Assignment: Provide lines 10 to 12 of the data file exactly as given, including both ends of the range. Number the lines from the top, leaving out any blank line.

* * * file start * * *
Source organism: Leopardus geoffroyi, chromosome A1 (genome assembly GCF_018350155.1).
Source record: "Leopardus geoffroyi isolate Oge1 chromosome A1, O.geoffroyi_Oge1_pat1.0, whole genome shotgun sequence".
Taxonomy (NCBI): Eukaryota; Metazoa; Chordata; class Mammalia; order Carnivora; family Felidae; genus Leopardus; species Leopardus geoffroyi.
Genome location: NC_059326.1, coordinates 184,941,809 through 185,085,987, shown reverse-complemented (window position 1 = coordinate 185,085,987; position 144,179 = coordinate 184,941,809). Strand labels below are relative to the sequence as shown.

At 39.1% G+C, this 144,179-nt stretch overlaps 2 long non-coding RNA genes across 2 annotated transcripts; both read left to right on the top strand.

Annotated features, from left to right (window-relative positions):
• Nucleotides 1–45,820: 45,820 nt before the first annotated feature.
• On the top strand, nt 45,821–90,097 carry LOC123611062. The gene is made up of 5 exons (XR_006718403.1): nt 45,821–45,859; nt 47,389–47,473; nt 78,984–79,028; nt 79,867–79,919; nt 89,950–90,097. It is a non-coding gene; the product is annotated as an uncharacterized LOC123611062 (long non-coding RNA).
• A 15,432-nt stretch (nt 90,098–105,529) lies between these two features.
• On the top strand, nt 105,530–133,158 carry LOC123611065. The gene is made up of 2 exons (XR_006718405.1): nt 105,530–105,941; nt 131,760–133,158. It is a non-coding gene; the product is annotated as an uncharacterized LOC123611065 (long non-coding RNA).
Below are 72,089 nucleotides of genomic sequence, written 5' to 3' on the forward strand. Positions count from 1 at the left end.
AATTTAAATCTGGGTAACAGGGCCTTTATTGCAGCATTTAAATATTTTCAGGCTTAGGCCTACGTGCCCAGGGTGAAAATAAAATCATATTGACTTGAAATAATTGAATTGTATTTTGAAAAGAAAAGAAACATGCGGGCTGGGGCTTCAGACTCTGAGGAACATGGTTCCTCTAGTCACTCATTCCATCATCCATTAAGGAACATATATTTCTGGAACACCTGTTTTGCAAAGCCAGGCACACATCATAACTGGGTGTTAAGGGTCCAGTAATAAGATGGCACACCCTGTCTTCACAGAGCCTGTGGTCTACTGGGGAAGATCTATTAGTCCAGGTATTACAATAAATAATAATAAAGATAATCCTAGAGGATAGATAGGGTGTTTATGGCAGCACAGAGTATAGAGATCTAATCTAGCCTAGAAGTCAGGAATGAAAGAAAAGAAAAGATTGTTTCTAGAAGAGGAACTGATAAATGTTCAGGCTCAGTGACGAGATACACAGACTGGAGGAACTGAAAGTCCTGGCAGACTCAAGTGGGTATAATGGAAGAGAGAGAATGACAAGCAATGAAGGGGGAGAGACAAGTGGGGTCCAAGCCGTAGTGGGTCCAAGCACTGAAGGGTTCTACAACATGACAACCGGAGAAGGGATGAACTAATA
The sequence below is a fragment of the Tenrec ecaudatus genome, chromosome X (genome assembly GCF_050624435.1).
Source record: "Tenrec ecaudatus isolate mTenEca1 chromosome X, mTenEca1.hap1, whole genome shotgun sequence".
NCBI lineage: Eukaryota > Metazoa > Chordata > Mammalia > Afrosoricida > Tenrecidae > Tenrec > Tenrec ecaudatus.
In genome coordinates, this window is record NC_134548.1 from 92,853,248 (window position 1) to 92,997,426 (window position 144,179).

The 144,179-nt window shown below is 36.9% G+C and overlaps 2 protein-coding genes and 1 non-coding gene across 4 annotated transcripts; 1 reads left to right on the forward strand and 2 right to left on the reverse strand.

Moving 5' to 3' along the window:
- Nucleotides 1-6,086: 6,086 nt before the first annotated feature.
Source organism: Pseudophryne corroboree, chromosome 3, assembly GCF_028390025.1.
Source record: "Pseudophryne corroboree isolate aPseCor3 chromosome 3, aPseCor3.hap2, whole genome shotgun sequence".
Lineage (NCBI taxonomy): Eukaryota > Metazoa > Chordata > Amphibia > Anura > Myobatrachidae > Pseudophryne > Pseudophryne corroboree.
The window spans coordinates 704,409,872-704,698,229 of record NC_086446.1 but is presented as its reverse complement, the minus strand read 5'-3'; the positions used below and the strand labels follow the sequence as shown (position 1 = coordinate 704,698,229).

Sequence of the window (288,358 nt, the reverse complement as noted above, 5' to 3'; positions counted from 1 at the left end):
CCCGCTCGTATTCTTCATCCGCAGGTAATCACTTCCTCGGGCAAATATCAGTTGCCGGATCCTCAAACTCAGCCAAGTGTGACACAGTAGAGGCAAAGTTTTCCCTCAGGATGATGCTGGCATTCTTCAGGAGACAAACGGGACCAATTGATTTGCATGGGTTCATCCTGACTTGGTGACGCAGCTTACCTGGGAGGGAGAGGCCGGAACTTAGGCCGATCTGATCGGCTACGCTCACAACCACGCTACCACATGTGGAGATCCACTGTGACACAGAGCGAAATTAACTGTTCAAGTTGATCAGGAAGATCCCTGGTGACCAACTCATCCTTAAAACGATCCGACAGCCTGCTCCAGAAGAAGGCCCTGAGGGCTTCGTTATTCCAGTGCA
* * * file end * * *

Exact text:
• On the top strand, nt 105,530–133,158 carry LOC123611065. The gene is made up of 2 exons (XR_006718405.1): nt 105,530–105,941; nt 131,760–133,158. It is a non-coding gene; the product is annotated as an uncharacterized LOC123611065 (long non-coding RNA).
Below are 72,089 nucleotides of genomic sequence, written 5' to 3' on the forward strand. Positions count from 1 at the left end.
AATTTAAATCTGGGTAACAGGGCCTTTATTGCAGCATTTAAATATTTTCAGGCTTAGGCCTACGTGCCCAGGGTGAAAATAAAATCATATTGACTTGAAATAATTGAATTGTATTTTGAAAAGAAAAGAAACATGCGGGCTGGGGCTTCAGACTCTGAGGAACATGGTTCCTCTAGTCACTCATTCCATCATCCATTAAGGAACATATATTTCTGGAACACCTGTTTTGCAAAGCCAGGCACACATCATAACTGGGTGTTAAGGGTCCAGTAATAAGATGGCACACCCTGTCTTCACAGAGCCTGTGGTCTACTGGGGAAGATCTATTAGTCCAGGTATTACAATAAATAATAATAAAGATAATCCTAGAGGATAGATAGGGTGTTTATGGCAGCACAGAGTATAGAGATCTAATCTAGCCTAGAAGTCAGGAATGAAAGAAAAGAAAAGATTGTTTCTAGAAGAGGAACTGATAAATGTTCAGGCTCAGTGACGAGATACACAGACTGGAGGAACTGAAAGTCCTGGCAGACTCAAGTGGGTATAATGGAAGAGAGAGAATGACAAGCAATGAAGGGGGAGAGACAAGTGGGGTCCAAGCCGTAGTGGGTCCAAGCACTGAAGGGTTCTACAACATGACAACCGGAGAAGGGATGAACTAATA